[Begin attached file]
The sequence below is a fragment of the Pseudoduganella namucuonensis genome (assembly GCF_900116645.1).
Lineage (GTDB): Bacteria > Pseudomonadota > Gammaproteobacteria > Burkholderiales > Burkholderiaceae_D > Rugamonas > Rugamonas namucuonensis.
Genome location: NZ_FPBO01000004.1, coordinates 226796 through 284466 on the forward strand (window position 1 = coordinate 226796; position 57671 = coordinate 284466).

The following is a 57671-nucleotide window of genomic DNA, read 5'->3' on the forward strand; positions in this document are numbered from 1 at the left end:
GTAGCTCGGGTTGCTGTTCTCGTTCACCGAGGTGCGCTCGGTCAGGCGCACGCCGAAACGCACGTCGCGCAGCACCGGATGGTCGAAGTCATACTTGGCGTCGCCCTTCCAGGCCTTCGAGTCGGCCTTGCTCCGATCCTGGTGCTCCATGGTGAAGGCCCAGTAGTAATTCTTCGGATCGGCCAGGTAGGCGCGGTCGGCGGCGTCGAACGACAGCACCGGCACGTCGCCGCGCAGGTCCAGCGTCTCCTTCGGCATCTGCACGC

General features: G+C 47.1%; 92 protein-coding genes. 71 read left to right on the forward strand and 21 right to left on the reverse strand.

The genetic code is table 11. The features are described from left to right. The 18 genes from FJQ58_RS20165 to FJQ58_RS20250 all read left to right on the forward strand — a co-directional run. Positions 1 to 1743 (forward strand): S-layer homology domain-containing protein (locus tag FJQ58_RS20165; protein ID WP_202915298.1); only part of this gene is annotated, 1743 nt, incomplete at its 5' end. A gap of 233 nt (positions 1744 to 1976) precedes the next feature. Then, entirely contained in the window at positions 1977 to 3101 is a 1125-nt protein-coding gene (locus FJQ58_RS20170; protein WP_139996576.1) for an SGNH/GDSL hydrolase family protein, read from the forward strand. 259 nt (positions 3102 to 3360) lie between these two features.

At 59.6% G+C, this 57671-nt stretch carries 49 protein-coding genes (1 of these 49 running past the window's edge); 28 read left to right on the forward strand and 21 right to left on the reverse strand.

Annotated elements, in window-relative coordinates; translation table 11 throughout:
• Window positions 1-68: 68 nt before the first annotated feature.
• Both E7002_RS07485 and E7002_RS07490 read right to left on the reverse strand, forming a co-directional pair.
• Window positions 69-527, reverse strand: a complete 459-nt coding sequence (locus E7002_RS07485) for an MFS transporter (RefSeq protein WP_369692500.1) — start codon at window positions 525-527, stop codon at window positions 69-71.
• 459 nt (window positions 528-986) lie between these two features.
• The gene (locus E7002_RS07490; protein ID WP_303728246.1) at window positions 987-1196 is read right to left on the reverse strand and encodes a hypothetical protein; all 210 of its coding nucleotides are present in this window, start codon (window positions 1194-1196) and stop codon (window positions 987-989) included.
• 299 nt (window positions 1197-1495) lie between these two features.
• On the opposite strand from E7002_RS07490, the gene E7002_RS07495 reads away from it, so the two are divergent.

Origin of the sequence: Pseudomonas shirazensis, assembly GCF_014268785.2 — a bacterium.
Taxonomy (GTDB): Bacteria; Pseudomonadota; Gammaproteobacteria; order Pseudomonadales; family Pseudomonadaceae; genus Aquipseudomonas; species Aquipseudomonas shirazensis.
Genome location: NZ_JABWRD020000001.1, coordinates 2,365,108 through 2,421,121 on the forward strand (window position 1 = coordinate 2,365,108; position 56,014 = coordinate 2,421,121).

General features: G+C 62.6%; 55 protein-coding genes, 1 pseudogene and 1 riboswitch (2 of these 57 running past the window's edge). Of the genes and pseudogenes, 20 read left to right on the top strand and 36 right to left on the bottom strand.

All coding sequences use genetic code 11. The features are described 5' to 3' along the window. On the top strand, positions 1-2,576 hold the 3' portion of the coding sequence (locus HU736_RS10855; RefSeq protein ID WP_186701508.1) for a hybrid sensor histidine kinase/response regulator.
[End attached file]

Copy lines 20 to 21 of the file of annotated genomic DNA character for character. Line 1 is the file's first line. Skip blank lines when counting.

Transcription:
General features: G+C 62.6%; 55 protein-coding genes, 1 pseudogene and 1 riboswitch (2 of these 57 running past the window's edge). Of the genes and pseudogenes, 20 read left to right on the top strand and 36 right to left on the bottom strand.

All coding sequences use genetic code 11. The features are described 5' to 3' along the window. On the top strand, positions 1-2,576 hold the 3' portion of the coding sequence (locus HU736_RS10855; RefSeq protein ID WP_186701508.1) for a hybrid sensor histidine kinase/response regulator.